Woman taking pain killers and thinking about her hearing.

When you have pain, you may grab some aspirin or ibuprofen without much thought, but new research has shown risks you should be aware of.

Many prevalent pain relievers, including those bought over-the-counter, carry risks to your hearing that you’ll want to consider when taking them. Younger men, surprisingly, could carry a higher risk factor.

What Studies Say About Hearing Loss And Pain Killers

Prestigious universities, including Vanderbilt, Harvard, and Brigham Young, performed a comprehensive 30 year study. A bi-yearly questionnaire was sent to 27,000 individuals between the age of 40 and 74 which included health and lifestyle questions.

Because the questionnaire was so diverse, researchers were uncertain of what they would find. But the data demonstrated that over-the-counter pain relievers and loss of hearing had a solid correlation.

They also faced a more startling conclusion. Men who are under the age of 50 who regularly use acetaminophen were almost twice as likely to have hearing loss. People who regularly used aspirin had a 50% chance of suffering from hearing loss. And there is a 61% chance that hearing loss will develop in people who use NSAIDs (ibuprofen and naproxen).

It was also striking that using low doses frequently appeared to be more detrimental to their hearing than using higher doses occasionally.

We can’t be certain that the pain reliever actually caused this loss of hearing even though we can see a definite connection. Causation can only be demonstrated with more study. But we really need to rethink our use of these pain relievers after these persuasive results.

Present Theories About The Connection Between Pain Relievers And Hearing Loss

There are numerous theories as to why pain relievers might cause hearing loss which researchers have come up with.

Your nerves communicate the feeling of pain to your brain. Over-the-counter pain relievers work by reducing the flow of blood to specific nerves. This disrupts nerve signals that usually communicate with the brain, so you feel less pain.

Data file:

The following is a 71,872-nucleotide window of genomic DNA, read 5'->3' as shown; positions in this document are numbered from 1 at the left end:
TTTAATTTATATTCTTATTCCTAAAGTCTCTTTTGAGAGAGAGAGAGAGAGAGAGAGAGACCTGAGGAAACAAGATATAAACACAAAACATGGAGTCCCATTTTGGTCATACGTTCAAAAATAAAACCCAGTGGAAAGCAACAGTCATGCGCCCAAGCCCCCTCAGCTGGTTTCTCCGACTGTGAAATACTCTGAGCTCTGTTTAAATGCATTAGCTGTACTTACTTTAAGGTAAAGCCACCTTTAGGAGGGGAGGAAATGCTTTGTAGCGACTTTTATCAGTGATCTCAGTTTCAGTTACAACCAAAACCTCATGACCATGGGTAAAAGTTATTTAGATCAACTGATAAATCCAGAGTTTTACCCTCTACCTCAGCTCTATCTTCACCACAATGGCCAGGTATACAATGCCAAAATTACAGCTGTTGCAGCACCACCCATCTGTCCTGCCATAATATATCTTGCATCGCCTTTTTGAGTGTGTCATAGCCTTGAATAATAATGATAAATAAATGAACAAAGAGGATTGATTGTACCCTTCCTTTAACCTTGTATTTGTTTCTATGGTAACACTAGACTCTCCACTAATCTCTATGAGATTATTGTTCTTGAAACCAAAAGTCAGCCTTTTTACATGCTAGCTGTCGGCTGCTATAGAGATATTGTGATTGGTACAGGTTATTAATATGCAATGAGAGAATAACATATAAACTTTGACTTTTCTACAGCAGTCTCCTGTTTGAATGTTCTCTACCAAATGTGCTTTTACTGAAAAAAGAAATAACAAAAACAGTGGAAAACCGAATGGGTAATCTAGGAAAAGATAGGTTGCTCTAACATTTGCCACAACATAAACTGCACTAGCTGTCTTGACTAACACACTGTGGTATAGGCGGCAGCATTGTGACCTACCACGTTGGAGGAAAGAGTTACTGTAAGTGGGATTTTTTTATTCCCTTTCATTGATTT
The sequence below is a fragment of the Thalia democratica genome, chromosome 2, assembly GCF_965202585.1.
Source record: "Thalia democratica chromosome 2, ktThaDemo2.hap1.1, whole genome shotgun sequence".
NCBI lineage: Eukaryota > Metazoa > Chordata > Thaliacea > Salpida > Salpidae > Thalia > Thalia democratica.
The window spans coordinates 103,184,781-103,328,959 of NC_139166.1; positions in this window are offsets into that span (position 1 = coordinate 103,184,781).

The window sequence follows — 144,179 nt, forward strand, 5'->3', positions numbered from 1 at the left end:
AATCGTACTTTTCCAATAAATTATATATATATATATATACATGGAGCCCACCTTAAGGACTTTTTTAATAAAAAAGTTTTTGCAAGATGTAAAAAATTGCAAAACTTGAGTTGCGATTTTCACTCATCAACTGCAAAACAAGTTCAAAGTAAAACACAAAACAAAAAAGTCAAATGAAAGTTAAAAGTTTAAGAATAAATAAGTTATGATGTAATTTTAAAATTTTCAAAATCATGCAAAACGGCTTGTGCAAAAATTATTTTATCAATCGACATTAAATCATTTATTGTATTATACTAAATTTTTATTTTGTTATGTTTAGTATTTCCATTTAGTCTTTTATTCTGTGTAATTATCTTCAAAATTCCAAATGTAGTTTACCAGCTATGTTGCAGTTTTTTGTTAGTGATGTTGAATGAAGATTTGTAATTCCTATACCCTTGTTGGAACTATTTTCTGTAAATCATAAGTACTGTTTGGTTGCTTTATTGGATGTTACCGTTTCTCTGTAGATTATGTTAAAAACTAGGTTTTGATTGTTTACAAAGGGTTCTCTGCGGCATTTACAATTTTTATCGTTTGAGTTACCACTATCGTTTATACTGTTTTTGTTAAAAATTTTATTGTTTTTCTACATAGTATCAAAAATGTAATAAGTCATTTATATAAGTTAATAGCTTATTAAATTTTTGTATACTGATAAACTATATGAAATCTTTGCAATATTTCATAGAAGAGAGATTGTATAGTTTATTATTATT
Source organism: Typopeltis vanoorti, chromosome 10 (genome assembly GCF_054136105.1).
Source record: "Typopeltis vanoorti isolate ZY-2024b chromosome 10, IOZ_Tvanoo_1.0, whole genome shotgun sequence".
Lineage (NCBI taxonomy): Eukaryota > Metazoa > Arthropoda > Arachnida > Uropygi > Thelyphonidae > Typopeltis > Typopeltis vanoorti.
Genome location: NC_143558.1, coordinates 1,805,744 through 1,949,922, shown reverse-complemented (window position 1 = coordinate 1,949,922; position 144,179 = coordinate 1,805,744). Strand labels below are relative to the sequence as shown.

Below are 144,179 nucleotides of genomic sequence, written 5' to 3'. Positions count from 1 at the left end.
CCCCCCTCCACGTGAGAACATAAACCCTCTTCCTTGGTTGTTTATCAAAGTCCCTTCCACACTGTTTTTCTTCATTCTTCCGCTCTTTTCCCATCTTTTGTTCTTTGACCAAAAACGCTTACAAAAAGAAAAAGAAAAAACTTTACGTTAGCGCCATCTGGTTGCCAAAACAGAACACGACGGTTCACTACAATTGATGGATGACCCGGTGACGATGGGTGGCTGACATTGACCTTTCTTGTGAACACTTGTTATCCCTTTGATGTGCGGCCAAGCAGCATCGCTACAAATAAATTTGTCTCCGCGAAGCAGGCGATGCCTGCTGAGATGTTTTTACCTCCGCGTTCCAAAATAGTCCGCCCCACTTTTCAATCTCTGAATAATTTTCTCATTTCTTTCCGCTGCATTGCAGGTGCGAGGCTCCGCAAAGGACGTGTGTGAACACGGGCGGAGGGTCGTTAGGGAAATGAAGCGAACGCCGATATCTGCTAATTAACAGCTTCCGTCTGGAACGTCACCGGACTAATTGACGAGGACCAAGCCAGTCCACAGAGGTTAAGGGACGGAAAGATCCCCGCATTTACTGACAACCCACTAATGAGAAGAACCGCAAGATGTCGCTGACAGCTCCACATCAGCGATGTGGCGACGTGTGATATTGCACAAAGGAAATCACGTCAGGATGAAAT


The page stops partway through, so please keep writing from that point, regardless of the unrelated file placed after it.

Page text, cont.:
Scientists believe this process also decreases blood flow in the inner ear. Lowered blood flow means less oxygen and nutrients. Cells will die from undernourishment if this blood flow is decreased for extended periods.

Also, there’s a specific protein that guards the inner ear from loud noises and it seems like acetaminophen, in particular, may block this.

Is There Anything That Can be Done?

Perhaps the most significant point to keep in mind is that men under 50 were more likely to suffer hearing loss from pain relievers. This verifies that hearing loss doesn’t just impact the elderly. The steps you take when you’re younger can help protect your hearing as you age.

While it’s significant to note that taking these pain relievers can have some negative consequences, that doesn’t mean you have to entirely stop using them. Use pain medication only when you absolutely need to and when using prescription medication, only as prescribed.

If you can discover alternative solutions you should consider them as a first option. It would also be a good idea to boost the Omega-3 fat in your diet and decrease foods that cause inflammation. These methods have been shown to naturally decrease inflammation and pain while strengthening blood flow.

And finally, make an appointment with us for a hearing test. Don’t forget, you’re never too young to get your hearing tested. If you’re younger than 50, now is the time to start talking to us about preventing further hearing loss.

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The site information is for educational and informational purposes only and does not constitute medical advice. To receive personalized advice or treatment, schedule an appointment.
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